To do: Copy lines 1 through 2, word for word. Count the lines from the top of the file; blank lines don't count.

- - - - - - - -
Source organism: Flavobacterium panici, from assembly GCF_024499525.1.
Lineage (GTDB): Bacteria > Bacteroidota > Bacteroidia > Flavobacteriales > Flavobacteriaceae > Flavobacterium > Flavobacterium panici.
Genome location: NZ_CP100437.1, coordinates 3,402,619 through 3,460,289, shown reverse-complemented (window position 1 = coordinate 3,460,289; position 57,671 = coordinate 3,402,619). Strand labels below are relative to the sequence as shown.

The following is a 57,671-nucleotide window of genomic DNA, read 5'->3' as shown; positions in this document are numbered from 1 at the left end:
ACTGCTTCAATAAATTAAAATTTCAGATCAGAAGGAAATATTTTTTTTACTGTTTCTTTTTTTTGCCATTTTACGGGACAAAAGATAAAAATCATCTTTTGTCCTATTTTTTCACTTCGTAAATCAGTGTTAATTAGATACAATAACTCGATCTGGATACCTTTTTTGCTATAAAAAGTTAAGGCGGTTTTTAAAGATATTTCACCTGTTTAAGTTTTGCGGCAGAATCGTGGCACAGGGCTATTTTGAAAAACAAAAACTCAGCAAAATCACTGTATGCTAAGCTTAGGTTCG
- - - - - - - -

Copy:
Source organism: Flavobacterium panici, from assembly GCF_024499525.1.
Lineage (GTDB): Bacteria > Bacteroidota > Bacteroidia > Flavobacteriales > Flavobacteriaceae > Flavobacterium > Flavobacterium panici.